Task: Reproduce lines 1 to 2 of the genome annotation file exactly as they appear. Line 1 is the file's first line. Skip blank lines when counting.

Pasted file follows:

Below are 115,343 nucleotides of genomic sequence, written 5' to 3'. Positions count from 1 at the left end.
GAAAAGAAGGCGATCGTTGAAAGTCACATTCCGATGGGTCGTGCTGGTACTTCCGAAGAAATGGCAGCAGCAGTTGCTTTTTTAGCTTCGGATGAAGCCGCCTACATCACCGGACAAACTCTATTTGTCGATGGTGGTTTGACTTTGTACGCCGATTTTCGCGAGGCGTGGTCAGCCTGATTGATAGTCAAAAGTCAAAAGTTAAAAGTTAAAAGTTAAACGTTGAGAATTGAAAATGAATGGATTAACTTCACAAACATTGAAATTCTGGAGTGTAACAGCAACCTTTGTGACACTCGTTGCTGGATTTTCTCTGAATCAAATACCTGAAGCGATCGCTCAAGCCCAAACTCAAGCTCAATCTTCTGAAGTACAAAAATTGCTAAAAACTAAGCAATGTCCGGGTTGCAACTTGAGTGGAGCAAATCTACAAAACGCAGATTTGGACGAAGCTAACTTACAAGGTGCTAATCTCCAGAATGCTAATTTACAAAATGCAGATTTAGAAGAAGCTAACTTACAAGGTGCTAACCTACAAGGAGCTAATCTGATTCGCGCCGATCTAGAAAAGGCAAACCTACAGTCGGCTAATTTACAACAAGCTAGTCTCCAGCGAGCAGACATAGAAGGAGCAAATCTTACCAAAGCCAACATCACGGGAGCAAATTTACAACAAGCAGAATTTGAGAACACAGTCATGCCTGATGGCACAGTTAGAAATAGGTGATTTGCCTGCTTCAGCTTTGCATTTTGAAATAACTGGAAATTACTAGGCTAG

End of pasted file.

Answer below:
Below are 115,343 nucleotides of genomic sequence, written 5' to 3'. Positions count from 1 at the left end.
GAAAAGAAGGCGATCGTTGAAAGTCACATTCCGATGGGTCGTGCTGGTACTTCCGAAGAAATGGCAGCAGCAGTTGCTTTTTTAGCTTCGGATGAAGCCGCCTACATCACCGGACAAACTCTATTTGTCGATGGTGGTTTGACTTTGTACGCCGATTTTCGCGAGGCGTGGTCAGCCTGATTGATAGTCAAAAGTCAAAAGTTAAAAGTTAAAAGTTAAACGTTGAGAATTGAAAATGAATGGATTAACTTCACAAACATTGAAATTCTGGAGTGTAACAGCAACCTTTGTGACACTCGTTGCTGGATTTTCTCTGAATCAAATACCTGAAGCGATCGCTCAAGCCCAAACTCAAGCTCAATCTTCTGAAGTACAAAAATTGCTAAAAACTAAGCAATGTCCGGGTTGCAACTTGAGTGGAGCAAATCTACAAAACGCAGATTTGGACGAAGCTAACTTACAAGGTGCTAATCTCCAGAATGCTAATTTACAAAATGCAGATTTAGAAGAAGCTAACTTACAAGGTGCTAACCTACAAGGAGCTAATCTGATTCGCGCCGATCTAGAAAAGGCAAACCTACAGTCGGCTAATTTACAACAAGCTAGTCTCCAGCGAGCAGACATAGAAGGAGCAAATCTTACCAAAGCCAACATCACGGGAGCAAATTTACAACAAGCAGAATTTGAGAACACAGTCATGCCTGATGGCACAGTTAGAAATAGGTGATTTGCCTGCTTCAGCTTTGCATTTTGAAATAACTGGAAATTACTAGGCTAG